Rapid spread of the fire Sunday forced fire crews to escape to a safety zone
UPDATED at 10:25 p.m. MDT Oct. 14, 2019
The Decker Fire has ordered nine more 20-person hand crews. They will be Type 2 IA (Initial Attack) crews coming all the way from Oregon.
The weather near Salida is not expected to be extreme through Thursday; the winds will be from the west or southwest at less than 11 to 14 mph but the humidity will be very low — single digits during the day and in the 30s at night. But beginning Friday and through the weekend the wind will increase to the mid-teens with gusts in the 30s. There is a chance of rain or snow on Sunday.
Those crews might be handy to have around on Friday and Saturday, and also to get more line construction and mopup done before the winds arrive.
4:02 p.m. MDT Oct. 14, 2019
The Decker Fire three miles south of Salida, Colorado continues to grow and Sunday put firefighters in a precarious situation. After the fire crossed fire lines on both the east and west sides following three days of Red Flag Warnings firefighters on the northeast side working to stop the spread had to use escape routes to take refuge in safety zones. After taking accountability to ensure all were safe, they reengaged after the fire activity decreased.
The 8,118-acre lightning-caused fire has been burning for about five weeks and is being “managed” or herded around, rather than fully suppressed.
For evacuation information contact the Chaffee County Sheriff’s Office, 719-539-2596, or Fremont County Emergency Management, 719-276-7416, 719-276-7418, or visit the Chaffee County Sheriff or Fremont County Sheriff Facebook pages and websites.
Resources assigned to the fire include: 18 hand crews, 27 fire engines, 4 dozers, 8 water tenders, and 7 helicopters for a total of 707 personnel.
When a wildland fire incident has a controversial outcome it will often be pointed out by those who are knowledgeable on the subject, or by someone who is directly or indirectly affected.
I understand how venting can be cathartic. As long as it is done in private, no problem. If it is done in public there can be cascading repercussions, and therefore more responsibility. At worst, it can be self-serving, cruel, damaging, and counterproductive. But if everything said is completely accurate, and the result can benefit mankind, then the greater good might be served in many situations. At Wildfire Today, I know that sunlight can be the best disinfectant. Helping shine a little light on lessons learned by firefighters through information about reports being released or critique from various sources, might reduce the chances of someone else learning a lesson the hard way — with unpleasant consequences.
Years ago in a comment section on Wildfire Today someone made statements about another person. It was slanderous, not true, and damaged the reputation of a very honorable and skilled professional. Since then I have strived harder to have factual information on the web site. There are times when that objective is not met, but it does not stop me from trying.
Even the best intentioned formal investigations of incidents may occasionally miss the mark of being accurate. Other times the report an investigation team releases might purposefully deceive, or lie by omission. I certainly do not have all the answers, not by a long shot. In cases like these, and others, attention is needed by the hive mind of the wildland fire community.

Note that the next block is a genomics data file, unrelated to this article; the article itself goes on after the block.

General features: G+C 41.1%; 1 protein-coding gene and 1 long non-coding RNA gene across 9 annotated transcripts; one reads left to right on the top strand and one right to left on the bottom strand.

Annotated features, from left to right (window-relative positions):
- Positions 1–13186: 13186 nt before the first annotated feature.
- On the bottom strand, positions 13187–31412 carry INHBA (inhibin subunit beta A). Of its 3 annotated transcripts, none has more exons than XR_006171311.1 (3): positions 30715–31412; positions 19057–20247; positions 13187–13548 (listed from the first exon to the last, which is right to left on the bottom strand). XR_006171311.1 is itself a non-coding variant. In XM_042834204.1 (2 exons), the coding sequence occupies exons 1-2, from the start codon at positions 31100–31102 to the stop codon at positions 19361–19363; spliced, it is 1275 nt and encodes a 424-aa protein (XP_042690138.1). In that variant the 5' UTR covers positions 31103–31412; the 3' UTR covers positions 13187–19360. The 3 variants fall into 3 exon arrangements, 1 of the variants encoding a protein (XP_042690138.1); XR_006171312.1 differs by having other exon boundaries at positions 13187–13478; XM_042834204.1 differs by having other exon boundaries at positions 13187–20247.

Critique not meshing with accuracy can keep me up at night.
Above: 3-D map of the Saddle Ridge Fire at 12:27 a.m. PDT October 13, 2019.
Fire investigators are looking at a power line as a possible ignition point for the Saddle Ridge Fire that burned 7,965 acres and 21 structures on the north side of Los Angeles. (see map above) At least two residents of Sylmar said they first saw the fire at the base of a transmission tower. Los Angeles Fire Chief Ralph Terrazas said Friday night that he was aware of those reports, and, “We believe that witness, and someone else who said something similar.” The Southern California Edison power line had not been shut off during the Santa Ana wind event.
All of the evacuation orders have been lifted that earlier affected about 100,000 residents.
The strong north to northeast Santa Ana wind event that caused the fire to spread seven miles, from Sylmar to Granda Hills and almost to Chatsworth, has come to a close. The area is now experiencing typical on shore flows, bringing higher humidity and lower temperatures.
One person died during the fire. Authorities said Aiman Elsabbagh, 54, suffered a heart attack while trying to protect his home with a garden hose and passed away later in a hospital.
Here are parts nine and ten in the series of 12 videos produced by the Santa Fe National Forest on the topic of fuel management and forest restoration.
Fuel Management is defined as:
An act or practice of controlling flammability and reducing resistance to control of wildland fuels [vegetation] through mechanical, chemical, biological, or manual means, or by fire, in support of land management objectives.
Actions to re-instate ecological processes, which accelerate recovery of forest structure, ecological functioning and biodiversity levels towards those typical of climax forest, i.e. the end-stage of natural forest succession.
Below is a collection of some of the more interesting tweets that recorded activity during the Saddle Ridge Fire on the north side of Los Angeles October 10 and 11, 2019. The fire has burned 7,552 acres and damaged or destroyed 31 structures (13 are 100% loss, 3 are 50% loss, 4 are 25% loss and 11 are 10% loss). Most, but not all, mandatory evacuations have been lifted. More information is at the Los Angeles Fire Department website.